Guest opinion: Growing Idaho agriculture, growing Idaho’s economy
Moscow—On Feb. 7, USDA forecasted a drop in 2017 U.S. farm income of close to 9 percent, half that earned in 2013. This is the fourth consecutive year of income decline, the sharpest since the Great Depression. The economies of the Corn Belt states shutter and tax revenues fall. Idaho ranks fourth in farm contribution to state gross domestic product, behind the Corn Belt states of South Dakota, Nebraska and Iowa, respectively.
Is farming an industry upon which Idaho’s economy pivots? Should Idaho be similarly concerned?
Since returning to my native Idaho over 15 years ago, my colleague Ben Eborn and I have witnessed and perhaps even altered the narrative regarding Idaho agriculture. Idaho’s 21st Century economy was predicted to be high-tech manufacturing and professional services. Farming, while big, was fated to an inexorable decline, along with Idaho’s forestry and mining industries. The narrative was abetted by the farmer’s whine — “This may be the last year I’ll be farming.”
Propelled by strong export and ethanol markets, the first decade of the 21st century was christened as the “Golden Age of Agriculture.” Idaho agriculture is on different trajectory than the corn- and soybean-dominant U.S. agriculture.
Idaho’s trajectory stems from Idaho’s agricultural portfolio. In 2016, close to 60 percent of Idaho’s cash receipts came from livestock — 32 percent from milk, 24 percent from beef and 3 percent from trout and other animals.
Livestock feeds, hay, feed grain, beet pulp, silage and the like constituted another 15 percent. Famous potatoes have dwindled to 12 percent.
Since 1997, Idaho livestock real cash receipts, adjusted for inflation, have grown 2.3 times, while real crops receipts have flat lined. In comparison, U.S. real cash receipts have increased 1.6 times.
Ben and I forecasted 2016 net farm to drop by 13 percent, or $1.6 billion. The high was set in 2011 at $2.2 billion.
Farming has always been boom or bust. In 2009, the year of Idaho’s dairy depression, Idaho net farm income dropped by 53 percent, followed by two consecutive years of over 70 percent increases.
Absent government price floors on commodities, the same forces that shape growth increase volatility. This volatility is reflected in tax revenues and farm credit. As one farmer remarked, “Every year, my banker pretends he doesn’t know me.”
Gross domestic product (GDP), or value added, is the broadest measure of prosperity. Since 1997, real GDP created by Idaho farmers has increased 2.4 times, outstripping the state growth of 1.6 times.
In other words, farmers are adding value to Idaho’s economy twice as fast as the economy as a whole.
Like income and cash receipts, farm GDP is likewise volatile.
The rule of thumb defines recession as two consecutive quarters of negative GDP. The Idaho economy underwent four consecutive quarters of negative GDP during the Great Recession. Since 2007, farm GDP in Idaho experienced five farm recessions, dropping by as much 16 percent in a single quarter.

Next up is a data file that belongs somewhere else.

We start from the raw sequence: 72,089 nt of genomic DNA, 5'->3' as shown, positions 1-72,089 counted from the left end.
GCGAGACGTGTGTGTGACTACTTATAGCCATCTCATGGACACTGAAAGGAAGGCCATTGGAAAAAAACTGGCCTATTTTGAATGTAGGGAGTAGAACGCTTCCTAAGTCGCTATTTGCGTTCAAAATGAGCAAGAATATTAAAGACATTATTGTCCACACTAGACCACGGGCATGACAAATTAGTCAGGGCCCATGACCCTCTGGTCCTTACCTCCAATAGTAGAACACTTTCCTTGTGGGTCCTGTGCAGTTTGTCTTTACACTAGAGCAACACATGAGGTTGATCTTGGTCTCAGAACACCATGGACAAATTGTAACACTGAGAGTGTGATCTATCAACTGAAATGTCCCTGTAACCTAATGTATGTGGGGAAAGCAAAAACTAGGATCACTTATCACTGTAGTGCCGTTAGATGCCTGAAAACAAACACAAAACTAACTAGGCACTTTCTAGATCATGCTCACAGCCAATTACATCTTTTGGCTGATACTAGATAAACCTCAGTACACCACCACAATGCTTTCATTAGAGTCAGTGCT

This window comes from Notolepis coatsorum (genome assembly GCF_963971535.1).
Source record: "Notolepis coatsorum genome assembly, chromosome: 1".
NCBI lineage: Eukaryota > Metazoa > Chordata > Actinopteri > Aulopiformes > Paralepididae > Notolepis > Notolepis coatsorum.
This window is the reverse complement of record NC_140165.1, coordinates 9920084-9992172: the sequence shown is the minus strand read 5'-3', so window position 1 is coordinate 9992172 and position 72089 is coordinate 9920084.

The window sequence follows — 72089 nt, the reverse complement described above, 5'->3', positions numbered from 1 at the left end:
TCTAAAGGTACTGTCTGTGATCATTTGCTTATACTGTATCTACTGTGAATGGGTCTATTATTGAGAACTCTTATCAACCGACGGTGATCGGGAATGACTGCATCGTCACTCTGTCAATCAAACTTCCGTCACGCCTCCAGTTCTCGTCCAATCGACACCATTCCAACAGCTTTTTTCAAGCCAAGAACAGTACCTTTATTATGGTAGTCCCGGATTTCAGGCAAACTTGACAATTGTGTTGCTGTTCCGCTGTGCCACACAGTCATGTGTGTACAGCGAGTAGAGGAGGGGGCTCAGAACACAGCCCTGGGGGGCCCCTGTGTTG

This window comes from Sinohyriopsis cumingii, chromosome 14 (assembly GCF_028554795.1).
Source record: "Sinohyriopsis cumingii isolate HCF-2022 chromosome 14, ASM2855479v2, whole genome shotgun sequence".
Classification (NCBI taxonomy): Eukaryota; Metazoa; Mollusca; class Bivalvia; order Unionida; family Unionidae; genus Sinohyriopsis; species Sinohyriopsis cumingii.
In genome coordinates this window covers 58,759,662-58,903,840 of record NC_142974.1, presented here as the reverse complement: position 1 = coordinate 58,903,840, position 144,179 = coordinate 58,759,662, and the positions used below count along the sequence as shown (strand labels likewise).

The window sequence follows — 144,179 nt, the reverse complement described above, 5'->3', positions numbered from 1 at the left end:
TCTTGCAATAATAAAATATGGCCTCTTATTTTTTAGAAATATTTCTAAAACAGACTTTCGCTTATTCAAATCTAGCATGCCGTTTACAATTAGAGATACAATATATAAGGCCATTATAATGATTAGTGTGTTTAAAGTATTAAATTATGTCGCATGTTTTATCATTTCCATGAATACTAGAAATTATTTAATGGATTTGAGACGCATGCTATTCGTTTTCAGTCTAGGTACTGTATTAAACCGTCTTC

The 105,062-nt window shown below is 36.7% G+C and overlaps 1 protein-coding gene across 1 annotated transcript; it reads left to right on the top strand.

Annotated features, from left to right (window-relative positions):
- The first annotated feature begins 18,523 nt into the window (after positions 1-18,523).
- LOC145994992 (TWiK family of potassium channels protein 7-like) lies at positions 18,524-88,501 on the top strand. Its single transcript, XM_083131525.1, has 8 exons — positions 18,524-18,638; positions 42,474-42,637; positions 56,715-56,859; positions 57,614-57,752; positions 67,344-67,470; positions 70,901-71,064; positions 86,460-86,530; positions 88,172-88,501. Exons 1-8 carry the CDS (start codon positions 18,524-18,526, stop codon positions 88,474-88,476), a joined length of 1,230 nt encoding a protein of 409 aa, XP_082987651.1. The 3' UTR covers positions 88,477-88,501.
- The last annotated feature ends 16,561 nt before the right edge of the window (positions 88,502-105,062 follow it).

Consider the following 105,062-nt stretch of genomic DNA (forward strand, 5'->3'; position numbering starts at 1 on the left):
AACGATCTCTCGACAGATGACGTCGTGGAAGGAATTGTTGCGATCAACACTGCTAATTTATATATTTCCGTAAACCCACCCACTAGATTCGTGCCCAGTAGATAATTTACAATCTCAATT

During the Great Recession, farming was one of the few bright spots in Idaho’s economy. Many of Idaho’s farm dependent economies, such as the Magic Valley, with near full employment had little empathy for Canyon and Ada counties.
In the years since the recession, farming has been the third most robust sector, following finance and health care. For the booming first three quarters of 2016, unlike the Corn Belt, agriculture has been the first or second fastest growing sector in the Idaho economy.
The dollars spent at local businesses ripple through the local economy, creating sales and jobs and adding value to the economy.
When accounting for these multiplier effects, agricultural businesses — and the combined exports of farmers and food processors — are Idaho’s largest industry, creating about $1 in every $5 of business sales, 16 percent of the state’s jobs, and 14 percent of Idaho’s GDP.
Agribusiness impacts are much greater in farming communities. In the Magic Valley, exports from agribusiness directly or indirectly creates over half the jobs and close to 60 percent of the region’s GDP.
Paradoxically, the agriculture volatility has not battered Idaho rural communities. Cows cannot be mothballed when milk prices fall, hay has to be purchased and labor hired to keep milking. The input expenditures continue to ripple throughout the economies of local communities.
Agriculture has been one of the hinges upon which the gate of Idaho economy swings. The fact that Idaho is No. 1 in the nation in potatoes and third in dairy is an expression of the comparative advantage of Idaho agriculture.
The volatility in farm will certainly continue. The downside of having all-your-eggs in the farm basket is the vulnerability to a volatile world export markets, fraught with trade wars, famine, trade embargoes and port slowdowns.
— Economists Garth Taylor and Ben Eborn are in the Department of Agricultural Economics at University of Idaho. They frequently testify before the Idaho legislature on agricultural economic conditions.